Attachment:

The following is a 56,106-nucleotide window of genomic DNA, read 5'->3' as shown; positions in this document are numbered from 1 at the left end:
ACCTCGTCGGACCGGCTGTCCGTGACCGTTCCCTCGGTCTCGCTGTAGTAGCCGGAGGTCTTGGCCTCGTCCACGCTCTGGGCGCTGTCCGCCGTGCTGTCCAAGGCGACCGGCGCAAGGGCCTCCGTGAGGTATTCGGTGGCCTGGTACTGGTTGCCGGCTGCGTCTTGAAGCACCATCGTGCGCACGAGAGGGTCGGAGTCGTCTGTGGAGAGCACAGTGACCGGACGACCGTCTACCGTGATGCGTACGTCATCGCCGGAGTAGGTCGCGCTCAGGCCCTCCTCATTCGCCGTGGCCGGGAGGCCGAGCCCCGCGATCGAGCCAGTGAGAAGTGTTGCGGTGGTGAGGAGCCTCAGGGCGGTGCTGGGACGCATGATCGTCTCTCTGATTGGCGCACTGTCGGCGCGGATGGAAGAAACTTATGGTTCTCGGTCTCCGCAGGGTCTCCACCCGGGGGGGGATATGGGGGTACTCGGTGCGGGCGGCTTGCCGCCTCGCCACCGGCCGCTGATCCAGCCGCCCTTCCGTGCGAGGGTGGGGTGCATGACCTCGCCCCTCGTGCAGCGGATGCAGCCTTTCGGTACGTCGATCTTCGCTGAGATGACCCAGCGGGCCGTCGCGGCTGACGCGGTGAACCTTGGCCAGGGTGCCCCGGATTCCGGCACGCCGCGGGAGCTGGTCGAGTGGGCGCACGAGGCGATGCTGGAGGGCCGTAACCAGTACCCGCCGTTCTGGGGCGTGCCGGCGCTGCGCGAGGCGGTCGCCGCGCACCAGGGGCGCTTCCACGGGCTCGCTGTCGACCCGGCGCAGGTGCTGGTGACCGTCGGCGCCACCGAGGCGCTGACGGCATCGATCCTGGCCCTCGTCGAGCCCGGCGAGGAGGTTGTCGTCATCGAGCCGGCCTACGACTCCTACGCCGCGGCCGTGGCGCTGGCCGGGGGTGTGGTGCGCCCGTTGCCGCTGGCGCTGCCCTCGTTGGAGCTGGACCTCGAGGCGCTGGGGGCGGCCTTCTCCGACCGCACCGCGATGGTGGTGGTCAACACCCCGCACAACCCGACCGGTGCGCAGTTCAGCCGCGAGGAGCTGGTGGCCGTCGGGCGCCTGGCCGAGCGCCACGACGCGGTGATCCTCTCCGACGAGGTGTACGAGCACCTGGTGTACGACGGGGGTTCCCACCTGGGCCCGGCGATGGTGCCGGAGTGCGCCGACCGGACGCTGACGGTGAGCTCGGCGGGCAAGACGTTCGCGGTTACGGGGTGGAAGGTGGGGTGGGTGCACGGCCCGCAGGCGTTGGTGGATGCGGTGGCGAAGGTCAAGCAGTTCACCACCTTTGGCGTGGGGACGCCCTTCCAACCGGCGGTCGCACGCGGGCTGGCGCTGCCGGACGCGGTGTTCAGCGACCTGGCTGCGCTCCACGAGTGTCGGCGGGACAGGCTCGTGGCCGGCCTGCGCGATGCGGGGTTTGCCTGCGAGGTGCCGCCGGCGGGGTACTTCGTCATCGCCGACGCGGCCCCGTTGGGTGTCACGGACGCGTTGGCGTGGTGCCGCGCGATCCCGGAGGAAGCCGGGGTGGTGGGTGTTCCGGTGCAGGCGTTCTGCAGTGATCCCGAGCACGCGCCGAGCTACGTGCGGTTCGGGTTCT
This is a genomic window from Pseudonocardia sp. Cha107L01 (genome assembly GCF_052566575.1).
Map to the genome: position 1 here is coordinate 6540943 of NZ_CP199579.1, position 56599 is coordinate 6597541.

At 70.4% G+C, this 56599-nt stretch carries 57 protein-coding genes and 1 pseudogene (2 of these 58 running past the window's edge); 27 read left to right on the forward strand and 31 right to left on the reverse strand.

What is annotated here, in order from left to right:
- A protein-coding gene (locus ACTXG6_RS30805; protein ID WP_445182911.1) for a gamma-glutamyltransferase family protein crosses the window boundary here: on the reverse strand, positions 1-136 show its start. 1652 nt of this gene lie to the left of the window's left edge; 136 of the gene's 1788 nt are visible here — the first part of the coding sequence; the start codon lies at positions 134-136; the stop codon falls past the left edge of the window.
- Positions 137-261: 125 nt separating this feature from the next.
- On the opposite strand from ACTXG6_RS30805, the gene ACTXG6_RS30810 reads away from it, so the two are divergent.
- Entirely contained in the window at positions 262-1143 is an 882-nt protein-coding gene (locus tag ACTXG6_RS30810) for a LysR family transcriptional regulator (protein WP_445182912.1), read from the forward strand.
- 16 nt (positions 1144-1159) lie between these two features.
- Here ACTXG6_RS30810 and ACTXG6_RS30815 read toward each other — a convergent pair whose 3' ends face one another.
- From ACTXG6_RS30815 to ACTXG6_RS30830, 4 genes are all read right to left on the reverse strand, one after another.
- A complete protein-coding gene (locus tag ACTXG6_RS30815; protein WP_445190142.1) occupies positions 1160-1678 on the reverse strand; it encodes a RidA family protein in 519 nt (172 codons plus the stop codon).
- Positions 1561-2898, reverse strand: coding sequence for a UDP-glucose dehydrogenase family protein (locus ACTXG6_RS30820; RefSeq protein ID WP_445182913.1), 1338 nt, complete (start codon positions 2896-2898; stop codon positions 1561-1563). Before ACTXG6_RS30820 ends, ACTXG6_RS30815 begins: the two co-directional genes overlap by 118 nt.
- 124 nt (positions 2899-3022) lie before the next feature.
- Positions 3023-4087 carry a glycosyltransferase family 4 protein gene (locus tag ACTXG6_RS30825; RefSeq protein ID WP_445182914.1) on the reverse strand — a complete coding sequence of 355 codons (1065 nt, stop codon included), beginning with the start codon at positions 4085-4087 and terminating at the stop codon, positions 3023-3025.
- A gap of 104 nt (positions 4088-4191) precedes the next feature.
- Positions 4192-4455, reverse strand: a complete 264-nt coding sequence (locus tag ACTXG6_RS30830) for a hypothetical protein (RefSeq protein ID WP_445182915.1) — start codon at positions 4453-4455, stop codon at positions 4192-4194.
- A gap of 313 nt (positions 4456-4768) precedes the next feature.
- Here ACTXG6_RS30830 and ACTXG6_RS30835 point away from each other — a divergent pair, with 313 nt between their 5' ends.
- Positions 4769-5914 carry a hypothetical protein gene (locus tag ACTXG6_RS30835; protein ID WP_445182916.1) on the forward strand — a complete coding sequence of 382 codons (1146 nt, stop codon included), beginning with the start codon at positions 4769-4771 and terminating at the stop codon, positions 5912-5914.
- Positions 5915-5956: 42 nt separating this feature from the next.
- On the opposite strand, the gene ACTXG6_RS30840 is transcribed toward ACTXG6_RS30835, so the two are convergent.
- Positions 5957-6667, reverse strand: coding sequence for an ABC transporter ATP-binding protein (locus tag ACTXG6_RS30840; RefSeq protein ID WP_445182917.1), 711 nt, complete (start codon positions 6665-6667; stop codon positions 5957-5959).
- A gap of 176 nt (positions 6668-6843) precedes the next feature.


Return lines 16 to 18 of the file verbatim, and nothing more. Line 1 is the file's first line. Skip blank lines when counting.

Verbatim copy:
- 124 nt (positions 2899-3022) lie before the next feature.
- Positions 3023-4087 carry a glycosyltransferase family 4 protein gene (locus tag ACTXG6_RS30825; RefSeq protein ID WP_445182914.1) on the reverse strand — a complete coding sequence of 355 codons (1065 nt, stop codon included), beginning with the start codon at positions 4085-4087 and terminating at the stop codon, positions 3023-3025.
- A gap of 104 nt (positions 4088-4191) precedes the next feature.